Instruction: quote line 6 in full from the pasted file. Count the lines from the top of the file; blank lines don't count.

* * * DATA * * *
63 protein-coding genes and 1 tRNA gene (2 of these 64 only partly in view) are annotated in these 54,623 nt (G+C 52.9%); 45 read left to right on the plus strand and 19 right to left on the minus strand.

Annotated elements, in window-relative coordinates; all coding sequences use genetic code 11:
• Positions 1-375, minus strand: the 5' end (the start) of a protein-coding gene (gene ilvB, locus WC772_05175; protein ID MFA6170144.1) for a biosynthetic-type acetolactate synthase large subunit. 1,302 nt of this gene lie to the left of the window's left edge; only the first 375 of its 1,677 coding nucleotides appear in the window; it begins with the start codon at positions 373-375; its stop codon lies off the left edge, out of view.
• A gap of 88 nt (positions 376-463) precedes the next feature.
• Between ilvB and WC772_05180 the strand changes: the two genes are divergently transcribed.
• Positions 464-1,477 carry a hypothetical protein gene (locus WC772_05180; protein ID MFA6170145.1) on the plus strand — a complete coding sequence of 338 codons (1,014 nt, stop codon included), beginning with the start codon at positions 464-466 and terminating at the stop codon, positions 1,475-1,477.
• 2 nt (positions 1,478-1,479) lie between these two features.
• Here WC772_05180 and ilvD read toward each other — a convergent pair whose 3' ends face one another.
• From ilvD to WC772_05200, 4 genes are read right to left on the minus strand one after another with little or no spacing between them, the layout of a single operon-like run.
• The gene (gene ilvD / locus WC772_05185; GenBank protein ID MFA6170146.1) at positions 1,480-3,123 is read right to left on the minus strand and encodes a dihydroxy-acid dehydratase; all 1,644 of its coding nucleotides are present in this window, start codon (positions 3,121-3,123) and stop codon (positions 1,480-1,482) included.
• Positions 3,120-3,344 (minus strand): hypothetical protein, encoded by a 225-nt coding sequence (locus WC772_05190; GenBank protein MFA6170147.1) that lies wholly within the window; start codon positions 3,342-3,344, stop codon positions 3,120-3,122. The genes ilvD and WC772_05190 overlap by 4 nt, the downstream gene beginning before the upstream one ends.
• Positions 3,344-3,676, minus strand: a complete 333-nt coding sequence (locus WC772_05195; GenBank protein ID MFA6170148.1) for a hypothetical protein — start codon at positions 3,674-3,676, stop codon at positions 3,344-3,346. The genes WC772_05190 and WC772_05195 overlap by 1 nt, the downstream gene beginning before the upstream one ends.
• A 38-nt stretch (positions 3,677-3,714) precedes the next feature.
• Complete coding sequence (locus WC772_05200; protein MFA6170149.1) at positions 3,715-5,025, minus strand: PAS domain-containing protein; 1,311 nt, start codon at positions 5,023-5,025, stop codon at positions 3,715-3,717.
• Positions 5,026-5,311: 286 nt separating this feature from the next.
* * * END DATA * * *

• Positions 464-1,477 carry a hypothetical protein gene (locus WC772_05180; protein ID MFA6170145.1) on the plus strand — a complete coding sequence of 338 codons (1,014 nt, stop codon included), beginning with the start codon at positions 464-466 and terminating at the stop codon, positions 1,475-1,477.